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Compost & horse manure and still poor soil

Berkeley, CA(Zone 9a)

Well, I have a conundrum. The more I read about tilling, perhaps I shouldn't be doing so every year, but... I have been adding my city's compost and well rotted horse manure for many years. Every year I till my veggie plots before planting. Every year my soil seems as hard as before. Today I spent 3 hours turning over soil in one plot and breaking up the clods with the shovel. I only turned over 6'X 4'. It is so rough, I don't know how I would plant seeds there. Folks, I'm 68 years old, and an active female, but this is nuts! I'll never get the friable soil I dream of this way. So, do I keep adding stuff and keep tilling? Perhaps I should till only shallowly instead of as deep as I can go with my Mantis. The topic might bring a storm of tillers and non tillers, but I'd like input here. I want soil that crumbles in my hands! You know - Martha Stewart soil!
There are 30 steps from my driveway to the garden, but I'm willing to spend more money to get what I want. The compost and manure is free, but not the labor to get it up to my garden. All your help is appreciated.

North Ridgeville, OH(Zone 5b)

I'm paralyzed from the waist down, and the native soil here is gooey, thick clay. Since I can't run a rototiller, I cheat.

My first tactic is to build raised beds, because it's easier to pile good raw materials on top of the clay than it is to incorporate it into the clay.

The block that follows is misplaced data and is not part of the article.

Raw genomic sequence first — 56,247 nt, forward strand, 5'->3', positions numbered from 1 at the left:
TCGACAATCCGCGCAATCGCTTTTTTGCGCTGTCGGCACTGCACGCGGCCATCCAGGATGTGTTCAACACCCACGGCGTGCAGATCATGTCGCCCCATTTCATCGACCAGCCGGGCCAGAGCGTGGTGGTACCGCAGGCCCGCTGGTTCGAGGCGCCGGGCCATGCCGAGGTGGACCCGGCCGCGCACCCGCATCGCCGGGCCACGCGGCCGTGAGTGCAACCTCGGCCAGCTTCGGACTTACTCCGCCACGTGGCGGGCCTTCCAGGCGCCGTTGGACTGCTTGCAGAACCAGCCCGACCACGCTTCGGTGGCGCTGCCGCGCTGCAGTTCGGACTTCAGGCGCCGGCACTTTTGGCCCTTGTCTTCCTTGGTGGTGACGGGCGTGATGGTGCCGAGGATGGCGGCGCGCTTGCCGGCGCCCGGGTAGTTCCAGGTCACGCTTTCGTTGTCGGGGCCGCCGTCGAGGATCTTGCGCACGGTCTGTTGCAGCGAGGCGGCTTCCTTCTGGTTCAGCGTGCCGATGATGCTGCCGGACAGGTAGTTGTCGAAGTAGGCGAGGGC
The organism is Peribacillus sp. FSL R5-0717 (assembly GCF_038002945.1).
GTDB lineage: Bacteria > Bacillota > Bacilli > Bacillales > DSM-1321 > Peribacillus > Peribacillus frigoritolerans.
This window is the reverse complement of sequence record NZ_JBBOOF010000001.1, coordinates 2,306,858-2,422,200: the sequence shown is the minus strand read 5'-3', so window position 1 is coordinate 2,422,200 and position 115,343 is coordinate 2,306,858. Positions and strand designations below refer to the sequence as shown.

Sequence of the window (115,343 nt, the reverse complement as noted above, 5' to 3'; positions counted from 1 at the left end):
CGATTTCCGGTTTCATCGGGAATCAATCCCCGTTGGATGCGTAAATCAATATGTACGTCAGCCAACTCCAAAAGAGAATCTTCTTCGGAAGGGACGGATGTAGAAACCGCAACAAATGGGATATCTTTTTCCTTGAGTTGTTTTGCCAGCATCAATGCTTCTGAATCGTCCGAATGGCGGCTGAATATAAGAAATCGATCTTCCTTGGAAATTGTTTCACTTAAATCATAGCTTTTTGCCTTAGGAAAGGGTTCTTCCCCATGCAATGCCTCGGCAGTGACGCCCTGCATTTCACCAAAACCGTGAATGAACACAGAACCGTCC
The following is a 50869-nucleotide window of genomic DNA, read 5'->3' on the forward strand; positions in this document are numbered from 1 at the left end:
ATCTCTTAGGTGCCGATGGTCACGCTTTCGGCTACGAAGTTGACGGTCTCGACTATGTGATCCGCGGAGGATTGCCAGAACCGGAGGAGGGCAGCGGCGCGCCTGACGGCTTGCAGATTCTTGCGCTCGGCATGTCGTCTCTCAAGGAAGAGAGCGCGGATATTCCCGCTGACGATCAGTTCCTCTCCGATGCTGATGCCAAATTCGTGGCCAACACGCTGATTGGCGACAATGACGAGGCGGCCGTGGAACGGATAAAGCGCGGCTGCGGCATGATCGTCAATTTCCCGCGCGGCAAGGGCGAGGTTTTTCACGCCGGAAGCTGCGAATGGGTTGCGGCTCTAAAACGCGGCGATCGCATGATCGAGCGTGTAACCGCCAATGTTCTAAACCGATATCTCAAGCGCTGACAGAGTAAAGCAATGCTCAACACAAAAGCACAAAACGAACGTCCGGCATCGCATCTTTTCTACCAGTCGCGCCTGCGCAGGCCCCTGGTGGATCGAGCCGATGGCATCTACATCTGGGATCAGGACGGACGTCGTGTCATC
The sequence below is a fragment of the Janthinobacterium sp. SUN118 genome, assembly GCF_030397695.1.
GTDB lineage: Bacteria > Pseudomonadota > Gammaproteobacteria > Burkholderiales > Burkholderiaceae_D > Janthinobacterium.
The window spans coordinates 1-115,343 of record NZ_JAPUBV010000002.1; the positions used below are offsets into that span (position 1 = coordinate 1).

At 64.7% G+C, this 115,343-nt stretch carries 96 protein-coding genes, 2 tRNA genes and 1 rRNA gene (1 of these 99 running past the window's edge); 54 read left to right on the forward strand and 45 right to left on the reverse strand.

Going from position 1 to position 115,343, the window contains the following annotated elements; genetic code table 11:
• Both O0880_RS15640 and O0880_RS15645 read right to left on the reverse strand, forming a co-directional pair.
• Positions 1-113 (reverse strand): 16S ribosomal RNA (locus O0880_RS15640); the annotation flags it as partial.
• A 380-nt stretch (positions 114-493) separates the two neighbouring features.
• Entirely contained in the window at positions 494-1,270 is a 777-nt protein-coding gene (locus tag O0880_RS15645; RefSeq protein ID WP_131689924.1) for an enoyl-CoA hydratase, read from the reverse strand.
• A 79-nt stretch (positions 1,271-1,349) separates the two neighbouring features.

Next, I plant cover crops wherever I want to really bust up the clay & bring minerals up from below. Clovers are very good at driving their roots very deeply into the subsoil. This opens up channels for water & microorganisms to get down there & expand those pathways. I also plant Daikon radishes in the nastiest clay patches, & I never pull them; they rot in place over the winter & leave big holes behind.

At the same time, I scatter all the spent coffee grounds I can get my hands on. It's like ringing the dinner bell for worms. Worms do a fantastic job of aerating soil, and they leave behind castings that plants love.

I didn't get good soil quickly, but I did eventually get it. Now I just maintain the conditions needed to keep forming more: plants on top, plant litter & organic matter at the surface, occasional water, and that's it. Worms & microorganisms do the rest for me.

Here's the scoop on how topsoil gets created:

This message was edited Apr 18, 2011 2:07 PM

Berkeley, CA(Zone 9a)

I wish I could make raised beds. The 32 steps are due to a slope that I am on.

North Ridgeville, OH(Zone 5b)

The other tactics still work wonders on areas where I have no raised beds.

North Ridgeville, OH(Zone 5b)

A good discussion on letting nature do your work for you:

The benefits of cover crops:

Choose the right cover crops for your situation:

The importance of microbes to building good soil:

A balanced diet for your soil:

Everett, WA(Zone 8a)

32 steps? Up and down?! Ouch!

I thought that enough compost and manure would soften anything, but I noticed that my clay stayed gooey when I only added compost. Then I added coarse sand, and that seemed to make it more friable, even though many people say "sand doesn't help clay".

Now I add medium pine bark mulch, screened if I have the time and energy. And sand if its in the budget.

You might think about mechanical compaction and drainage.

If you walk on top of soil with any clay in it, it probably will pack down hard and tight.
Especially if you walk on them when wet.

Make narrow beds, and ALWAYS walk around them, never ON them.
Since walking around a long bed takes time, make them narrow and fairly short.
3x15 feet? 2.5 x 20 feet?

You can even till "from the side" though it is harder.

If narrow enough, and some of the plants are short, you can step over them. Or set two cinder blocks on their sides in the center as a stepping stones.

It's better to have 50 square feet of GOOD aerated soil than 150 square feet of hypoxic clay pudding.